The intersection at Montgomery Road and Ridge Avenue in Pleasant Ridge is not a socialite’s dream dance night destination, nor is it the go-to spot for Cincinnati’s hottest bars or swankiest restaurants.
But for the Pleasant Ridge community business district, this crossroads functions as the backbone for a quiet residential community that values its long-standing, unassuming “Main Street” type-atmosphere that’s conducive to a Sunday night family stroll.
That vibe was recently threatened when rumors began surfacing of corporate intentions to purchase the defining block of the neighborhood to demolish the buildings, making way for a new, deluxe Walgreens including a drive-thru pharmacy. Exact details of the plan haven’t yet come forward, but the project would allegedly affect up to eight small, independently owned businesses and possibly a house. Those affected would include long-standing Everybody’s Records, the Gas Light Café, Ridge Jewelers, Royal Barbers and others.
The redevelopment effort is spearheaded by Anchor Properties, a Covington-based commercial real estate development firm that helps conglomerate retail chains like Walgreens, Wal-Mart and Kohl’s expand their development bases. Numerous voicemails left for Anchor Properties representatives were not returned.
What opponents to the redevelopment plan find most perturbing, perhaps, is that there’s already an existing Walgreens storefront in Pleasant Ridge at 6204 Montgomery Road, just footsteps from the desired relocation that would displace several beloved neighborhood staples.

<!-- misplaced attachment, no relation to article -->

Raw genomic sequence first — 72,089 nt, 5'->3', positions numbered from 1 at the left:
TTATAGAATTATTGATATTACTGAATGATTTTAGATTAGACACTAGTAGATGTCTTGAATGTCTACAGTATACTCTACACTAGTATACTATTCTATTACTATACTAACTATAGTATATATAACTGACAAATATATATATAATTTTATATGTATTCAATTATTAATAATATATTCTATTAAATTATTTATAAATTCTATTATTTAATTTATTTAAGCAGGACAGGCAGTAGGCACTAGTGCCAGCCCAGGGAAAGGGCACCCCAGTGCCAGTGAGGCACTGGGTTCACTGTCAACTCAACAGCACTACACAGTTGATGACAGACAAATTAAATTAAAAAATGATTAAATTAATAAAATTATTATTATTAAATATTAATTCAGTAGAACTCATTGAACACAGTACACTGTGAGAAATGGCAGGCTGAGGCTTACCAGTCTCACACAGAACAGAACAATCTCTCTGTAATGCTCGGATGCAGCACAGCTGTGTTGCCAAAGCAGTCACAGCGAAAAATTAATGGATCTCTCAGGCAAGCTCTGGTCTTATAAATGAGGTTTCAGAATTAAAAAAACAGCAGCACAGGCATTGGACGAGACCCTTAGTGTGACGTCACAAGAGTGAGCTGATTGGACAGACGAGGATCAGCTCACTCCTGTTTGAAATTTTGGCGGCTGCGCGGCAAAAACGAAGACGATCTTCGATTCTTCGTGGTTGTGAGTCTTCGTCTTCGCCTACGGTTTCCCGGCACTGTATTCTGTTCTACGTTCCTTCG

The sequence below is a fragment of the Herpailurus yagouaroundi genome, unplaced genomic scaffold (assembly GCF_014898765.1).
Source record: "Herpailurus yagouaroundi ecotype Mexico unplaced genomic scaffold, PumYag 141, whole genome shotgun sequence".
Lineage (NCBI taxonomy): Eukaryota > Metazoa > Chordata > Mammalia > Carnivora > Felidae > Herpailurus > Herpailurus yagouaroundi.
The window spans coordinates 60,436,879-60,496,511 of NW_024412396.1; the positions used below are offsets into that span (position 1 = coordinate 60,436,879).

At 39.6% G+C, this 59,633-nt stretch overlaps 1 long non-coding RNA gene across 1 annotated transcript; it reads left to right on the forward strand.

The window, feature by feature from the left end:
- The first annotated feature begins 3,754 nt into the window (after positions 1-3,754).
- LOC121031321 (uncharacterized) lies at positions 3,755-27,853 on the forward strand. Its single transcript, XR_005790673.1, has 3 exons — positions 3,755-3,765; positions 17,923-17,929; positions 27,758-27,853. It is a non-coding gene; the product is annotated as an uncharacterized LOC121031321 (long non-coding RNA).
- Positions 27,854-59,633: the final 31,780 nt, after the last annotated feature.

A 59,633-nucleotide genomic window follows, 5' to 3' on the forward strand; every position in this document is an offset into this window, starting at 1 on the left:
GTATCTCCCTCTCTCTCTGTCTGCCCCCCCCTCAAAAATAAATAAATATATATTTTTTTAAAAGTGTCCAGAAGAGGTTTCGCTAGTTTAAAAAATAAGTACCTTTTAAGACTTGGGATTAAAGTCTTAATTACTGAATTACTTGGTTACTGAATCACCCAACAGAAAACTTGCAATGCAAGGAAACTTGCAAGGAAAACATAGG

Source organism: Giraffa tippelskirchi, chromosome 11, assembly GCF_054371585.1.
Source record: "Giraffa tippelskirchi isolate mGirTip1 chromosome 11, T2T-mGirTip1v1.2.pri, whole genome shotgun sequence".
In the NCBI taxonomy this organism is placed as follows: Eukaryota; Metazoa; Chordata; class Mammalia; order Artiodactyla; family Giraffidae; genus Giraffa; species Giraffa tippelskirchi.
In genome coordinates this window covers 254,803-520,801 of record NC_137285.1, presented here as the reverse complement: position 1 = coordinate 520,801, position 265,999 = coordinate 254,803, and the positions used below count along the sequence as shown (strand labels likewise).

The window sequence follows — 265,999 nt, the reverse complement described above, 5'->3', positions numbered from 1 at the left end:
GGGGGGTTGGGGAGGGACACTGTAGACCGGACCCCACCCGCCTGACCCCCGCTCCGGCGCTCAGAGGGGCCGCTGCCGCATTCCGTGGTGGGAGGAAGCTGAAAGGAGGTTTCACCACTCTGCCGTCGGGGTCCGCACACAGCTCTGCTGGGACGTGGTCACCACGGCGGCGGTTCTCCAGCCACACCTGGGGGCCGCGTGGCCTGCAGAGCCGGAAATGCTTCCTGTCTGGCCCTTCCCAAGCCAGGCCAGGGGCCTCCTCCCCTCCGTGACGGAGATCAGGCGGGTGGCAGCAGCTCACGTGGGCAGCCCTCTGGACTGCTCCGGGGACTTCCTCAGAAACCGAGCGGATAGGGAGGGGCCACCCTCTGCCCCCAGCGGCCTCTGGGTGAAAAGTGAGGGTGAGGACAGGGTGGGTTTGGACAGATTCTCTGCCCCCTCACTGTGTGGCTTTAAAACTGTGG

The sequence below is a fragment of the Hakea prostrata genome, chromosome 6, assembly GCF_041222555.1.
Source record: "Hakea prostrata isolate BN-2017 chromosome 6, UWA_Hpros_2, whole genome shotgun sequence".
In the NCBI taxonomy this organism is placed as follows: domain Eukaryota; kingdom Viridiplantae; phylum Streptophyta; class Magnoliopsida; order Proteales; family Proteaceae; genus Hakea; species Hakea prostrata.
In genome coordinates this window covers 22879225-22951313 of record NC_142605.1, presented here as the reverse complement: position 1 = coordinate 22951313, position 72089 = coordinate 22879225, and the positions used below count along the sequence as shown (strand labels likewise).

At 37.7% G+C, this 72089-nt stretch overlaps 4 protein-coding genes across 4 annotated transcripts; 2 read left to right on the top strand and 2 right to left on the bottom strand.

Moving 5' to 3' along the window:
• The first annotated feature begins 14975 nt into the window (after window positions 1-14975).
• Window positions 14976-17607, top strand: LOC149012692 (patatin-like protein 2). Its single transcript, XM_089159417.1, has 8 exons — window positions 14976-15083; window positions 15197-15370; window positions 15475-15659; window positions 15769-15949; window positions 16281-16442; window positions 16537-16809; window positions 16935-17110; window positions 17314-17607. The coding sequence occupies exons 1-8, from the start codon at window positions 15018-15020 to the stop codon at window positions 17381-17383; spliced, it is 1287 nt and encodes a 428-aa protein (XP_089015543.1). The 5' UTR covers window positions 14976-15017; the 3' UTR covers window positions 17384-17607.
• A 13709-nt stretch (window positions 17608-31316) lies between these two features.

Because neither Walgreens nor Anchor Properties has released an official plan detailing the potential new location, it’s unclear what are the exact motivations in relocation, aside from adding a drive-thru pharmacy, which would require the property to be rezoned.
According to an email statement from Robert Elfinger, Walgreens media relations representative, “a new Walgreens store in Pleasant Ridge would be approximately a $3 million investment in the community and create hundreds of local construction jobs.”
That type of corporate response, though, isn’t one that considers the repercussions on the town’s signature verve. “It’s not about what they’re bringing, it’s about what we’re losing. It’s not apples to apples. Once those buildings and businesses are gone, they don’t just come back,” says Jason Chamlee, president of the Pleasant Ridge Development Corporation, a private non-profit group dedicated to advancing the development of the Pleasant Ridge business district.
Michael Shuter, general manager at Everybody’s, echoes Chamlee’s concerns: He’s fearful that even if the store could afford to relocate outside of Pleasant Ridge should Walgreens’ acquisition move forward, a new storefront would lose an irreplaceable part of the zest and personality that defines it now.
“I really think if we weren’t here anymore, there would be this strange void.
It makes sense: Everybody’s is impossible to miss. The wacky storefront is accentuated by dizzying, groovy posters in an array of colors; it pops in a way a corporate chain like Walgreens simply never could.
“Could you really recreate the flavor and atmosphere what we have now? Thirty-four years — this store has experienced the entire evolution of the music industry,” adds Shuter.
Both Everybody’s and Gas Light Café rent their storefronts from landlords, who would have the ultimate say over whether or not to accept a buyout offer from Walgreens.
Bill DeJonckheere has owned the property housing Everybody’s Records for approximately 20 years and says he’s received numerous calls from Anchor Properties representatives presenting increasing offers to purchase the plot. “I’m just not interested at this point,” he says.